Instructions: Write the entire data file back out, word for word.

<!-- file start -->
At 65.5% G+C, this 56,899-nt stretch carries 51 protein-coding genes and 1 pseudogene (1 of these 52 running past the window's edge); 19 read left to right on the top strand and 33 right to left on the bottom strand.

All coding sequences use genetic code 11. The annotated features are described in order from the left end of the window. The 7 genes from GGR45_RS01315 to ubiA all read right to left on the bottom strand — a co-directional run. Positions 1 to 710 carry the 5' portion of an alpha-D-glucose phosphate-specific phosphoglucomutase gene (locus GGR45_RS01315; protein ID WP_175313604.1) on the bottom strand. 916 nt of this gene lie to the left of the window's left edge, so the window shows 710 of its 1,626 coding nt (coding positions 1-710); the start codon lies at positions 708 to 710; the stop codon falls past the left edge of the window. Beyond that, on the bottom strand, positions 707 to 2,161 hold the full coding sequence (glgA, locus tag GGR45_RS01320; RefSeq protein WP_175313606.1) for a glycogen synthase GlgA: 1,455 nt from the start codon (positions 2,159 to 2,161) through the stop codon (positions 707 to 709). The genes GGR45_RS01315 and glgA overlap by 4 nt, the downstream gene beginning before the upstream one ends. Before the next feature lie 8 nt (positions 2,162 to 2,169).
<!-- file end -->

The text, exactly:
At 65.5% G+C, this 56,899-nt stretch carries 51 protein-coding genes and 1 pseudogene (1 of these 52 running past the window's edge); 19 read left to right on the top strand and 33 right to left on the bottom strand.

All coding sequences use genetic code 11. The annotated features are described in order from the left end of the window. The 7 genes from GGR45_RS01315 to ubiA all read right to left on the bottom strand — a co-directional run. Positions 1 to 710 carry the 5' portion of an alpha-D-glucose phosphate-specific phosphoglucomutase gene (locus GGR45_RS01315; protein ID WP_175313604.1) on the bottom strand. 916 nt of this gene lie to the left of the window's left edge, so the window shows 710 of its 1,626 coding nt (coding positions 1-710); the start codon lies at positions 708 to 710; the stop codon falls past the left edge of the window. Beyond that, on the bottom strand, positions 707 to 2,161 hold the full coding sequence (glgA, locus tag GGR45_RS01320; RefSeq protein WP_175313606.1) for a glycogen synthase GlgA: 1,455 nt from the start codon (positions 2,159 to 2,161) through the stop codon (positions 707 to 709). The genes GGR45_RS01315 and glgA overlap by 4 nt, the downstream gene beginning before the upstream one ends. Before the next feature lie 8 nt (positions 2,162 to 2,169).